• In 2016 Barr gave $125,000 and in 2017 $175,000 to Educators for Excellence “to support the launch of E4E’s Boston chapter.” E4E is a faux teachers operation, a company union alternative to real teachers’ unions.[3]
  • Barr has contributed to Massachusetts Parents United, the Walton family front that executes privatization activities for the WalMart heirs.[4]
  • Just this year Barr funded the rollout of SchoolFacts Boston, a new operating non-profit headed by former mayoral candidate John Connolly, whose candidacy was backed by $1.3 million in dark dollars from Democrats for Education Reform Massachusetts. Connolly recently appeared at a DFER event.

We also can’t ignore the history of the money man behind Barr, Amos Hostetter Jr. (By the way, did Hostetter donate to DFER for the 2013 Boston mayor’s race? We’ll never know. DFER is a dark money front).

  • In 2009 Hostetter contributed $32,500 to the Committee for Public Charter Schools, the ballot committee formed by Stand for Children to support a ballot initiative in support of more charter schools.
  • In 2016 Hostetter secretly donated over $2 million to Families for Excellent Schools in favor of Question 2 to increase the number of charter schools. Because Hostetter hid his donations behind that dark money front, his largesse was not known until the Office of Campaign and Political Finance ruled that FESA had violated state campaign finance law and ordered it to disclose the true sources of its funding. Hostetter was the fourth largest individual donor to FESA.[5] If not for OCPF, we’d never know.[6]

Keep reading. The Barr Foundation is buying influence. It’s money will be used to point the Globe to ideas favored by Barr and to ignoreodeas that Barr dismisses.

This is a new-dangled kind of corruption.


Christine Langhoff, retired teacher and education activist, welcomes Brenda Cassellius, Boston’s new Superintendent of Schools. She is not a Broadie, and she is not a Walton stooge. She’s experienced and she arrives ready to lead, untethered to the disruption agenda. That’s good news.

Langhoff writes:

The screening process was secretive and deeply flawed. Three candidates were selected for presentation to the school community. None met all the requirements laid out for the position.

One, Oscar Santos, was the hometown boy, with limited experience, having run a small town school system in a nearby suburb. Randolph has about 2600 students, to Boston’s 55,000. He was the protégé of Michael Contompasis, former Assistant Superintendent and Superintendent, as well as longtime Headmaster of Boston Latin School. Santos, president of a Catholic high school, was also a member of the Gates-inspired Boston Compact, featuring a unified enrollment system and cooperation among charter, Catholic and private schools – a favored initiative of the mayor. He received no votes.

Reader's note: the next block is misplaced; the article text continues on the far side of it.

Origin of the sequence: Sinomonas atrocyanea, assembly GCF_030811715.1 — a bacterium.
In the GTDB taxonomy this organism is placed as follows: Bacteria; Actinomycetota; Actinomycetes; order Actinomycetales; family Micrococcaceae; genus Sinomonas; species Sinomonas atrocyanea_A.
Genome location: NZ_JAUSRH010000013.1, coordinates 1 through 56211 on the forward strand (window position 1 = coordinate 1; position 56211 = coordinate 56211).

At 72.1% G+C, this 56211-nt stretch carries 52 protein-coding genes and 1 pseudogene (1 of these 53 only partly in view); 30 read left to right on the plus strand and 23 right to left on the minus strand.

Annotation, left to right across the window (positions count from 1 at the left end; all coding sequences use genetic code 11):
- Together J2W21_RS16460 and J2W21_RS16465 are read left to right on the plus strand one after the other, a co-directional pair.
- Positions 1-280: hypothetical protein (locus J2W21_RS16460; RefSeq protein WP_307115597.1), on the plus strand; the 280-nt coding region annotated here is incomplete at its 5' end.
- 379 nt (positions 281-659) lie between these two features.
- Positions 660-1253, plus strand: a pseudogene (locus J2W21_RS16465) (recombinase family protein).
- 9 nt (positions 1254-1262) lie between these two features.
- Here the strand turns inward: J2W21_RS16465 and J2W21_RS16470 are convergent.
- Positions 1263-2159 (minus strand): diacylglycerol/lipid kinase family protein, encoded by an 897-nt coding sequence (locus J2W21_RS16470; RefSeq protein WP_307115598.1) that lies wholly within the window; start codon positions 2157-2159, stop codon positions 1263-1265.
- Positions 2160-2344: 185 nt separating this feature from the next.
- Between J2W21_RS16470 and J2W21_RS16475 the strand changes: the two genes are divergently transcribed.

The second, Marie Izquierdo from Miami-Dade, was a Broadie supernintendo and a Jeb! Chief for Change alumna. The school committee’s two Latina members voted for her, citing a need for an experienced bilingual leader in a city where 46% of the population is Latinx. In the few days after the announcement of finalists and before the vote by the mayorally-appointed school committee, the Boston Globe published two stories in her support. In the first: “Supporters say ‘next logical move’ for Marie Izquierdo is BPS” … Amanda Fernández, MA BESE member endorsed her. Fernández’, organization, Latinos for Education, is funded by the the Waltons.

The second, by the senior editorial writer, published just before the vote, scolded Mayor Walsh for playing it safe and choosing Cassellius. That Izquierdo did not get the Boston position is also a rebuke to the state board’s other two Walton connected members, Margaret McKenna and Martin F. West and to Governor Charlie Baker as well. The Pioneer Institute, where Baker was Executive Director, and which is funded by the Walton and the Kochs, has so desperately wanted a Walton takeover of the state’s largest school system.

Brenda Cassellius quickly became the consensus candidate of the many parent and community activists. She spoke of being a Head Start student herself, of her failed attempt to slash required SPED paperwork in Minnesota, said she will begin her term with a listening tour of parents, teachers and community advocates. She’s not a big fan of standardized testing and called for the scrapping of Massachusetts’ required exit exam, the MCAS. That last has many folks’ panties in a bunch, as if the MCAS were a sacred right of passage.

“’I believe in a standards-based education; I just don’t believe in test-based accountability. We have had test-based accountability since No Child Left Behind, and it has not worked,’” said former Minnesota Education Commissioner Brenda Cassellius, in the first of her four public interviews today. Standardized tests can help guide large-scale policy, she said, but ‘I don’t think that tests ought to be used for individual high-stakes decisions ever.’ ”

Might there have been a better candidate for superintendent of Boston’s schools? We’ll never know (unless Bob Mueller is looking for a job). But for the first time in more than 15 years, I’m not worried that the person running our schools is incompetent, a privatizer or a saboteur. I don’t think parents and advocates will be strewing rose petals along Brenda Cassellius’ path to her new office, but this one is a win for now, and we’ll take it.